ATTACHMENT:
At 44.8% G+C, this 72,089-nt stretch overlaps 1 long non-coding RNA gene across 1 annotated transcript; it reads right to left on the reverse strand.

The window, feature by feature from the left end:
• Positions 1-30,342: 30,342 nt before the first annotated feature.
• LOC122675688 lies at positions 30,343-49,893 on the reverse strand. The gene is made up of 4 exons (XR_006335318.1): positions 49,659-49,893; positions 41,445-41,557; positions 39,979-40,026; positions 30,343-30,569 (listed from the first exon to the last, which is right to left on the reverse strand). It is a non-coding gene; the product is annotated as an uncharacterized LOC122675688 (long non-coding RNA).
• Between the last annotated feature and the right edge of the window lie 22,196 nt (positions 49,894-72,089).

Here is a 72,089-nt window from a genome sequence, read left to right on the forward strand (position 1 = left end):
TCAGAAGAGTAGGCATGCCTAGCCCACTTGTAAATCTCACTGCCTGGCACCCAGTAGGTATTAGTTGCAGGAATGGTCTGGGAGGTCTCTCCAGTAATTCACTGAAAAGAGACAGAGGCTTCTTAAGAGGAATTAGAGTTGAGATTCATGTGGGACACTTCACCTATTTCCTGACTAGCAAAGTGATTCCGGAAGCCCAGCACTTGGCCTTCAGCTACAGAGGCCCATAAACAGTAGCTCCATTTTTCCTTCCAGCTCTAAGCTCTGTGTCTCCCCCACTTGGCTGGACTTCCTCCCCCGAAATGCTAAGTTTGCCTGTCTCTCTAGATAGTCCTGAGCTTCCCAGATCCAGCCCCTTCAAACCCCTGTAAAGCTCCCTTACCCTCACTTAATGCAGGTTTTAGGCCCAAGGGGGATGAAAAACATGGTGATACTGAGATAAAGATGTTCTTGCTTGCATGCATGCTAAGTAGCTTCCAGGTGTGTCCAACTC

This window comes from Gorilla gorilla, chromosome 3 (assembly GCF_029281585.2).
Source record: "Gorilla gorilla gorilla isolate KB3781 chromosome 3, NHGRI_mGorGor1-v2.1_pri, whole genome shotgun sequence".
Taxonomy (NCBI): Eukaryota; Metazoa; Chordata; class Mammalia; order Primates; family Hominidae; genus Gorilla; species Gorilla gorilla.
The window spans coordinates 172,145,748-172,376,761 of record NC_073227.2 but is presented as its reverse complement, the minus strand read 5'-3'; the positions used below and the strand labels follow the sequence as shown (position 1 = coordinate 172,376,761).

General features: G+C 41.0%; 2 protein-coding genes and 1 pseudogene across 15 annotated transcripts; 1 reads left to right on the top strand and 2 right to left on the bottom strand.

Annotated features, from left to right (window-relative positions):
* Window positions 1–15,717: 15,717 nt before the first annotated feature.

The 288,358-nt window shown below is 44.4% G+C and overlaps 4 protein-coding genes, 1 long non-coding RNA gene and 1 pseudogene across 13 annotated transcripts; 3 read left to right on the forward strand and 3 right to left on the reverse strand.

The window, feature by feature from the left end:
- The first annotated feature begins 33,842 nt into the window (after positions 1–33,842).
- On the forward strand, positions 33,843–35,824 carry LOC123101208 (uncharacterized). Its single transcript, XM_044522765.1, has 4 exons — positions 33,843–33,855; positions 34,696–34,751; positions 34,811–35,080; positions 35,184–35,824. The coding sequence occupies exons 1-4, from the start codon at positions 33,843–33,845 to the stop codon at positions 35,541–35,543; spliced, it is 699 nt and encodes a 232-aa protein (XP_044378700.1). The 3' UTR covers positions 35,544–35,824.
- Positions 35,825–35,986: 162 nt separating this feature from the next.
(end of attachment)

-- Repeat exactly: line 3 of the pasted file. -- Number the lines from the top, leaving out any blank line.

• Positions 1-30,342: 30,342 nt before the first annotated feature.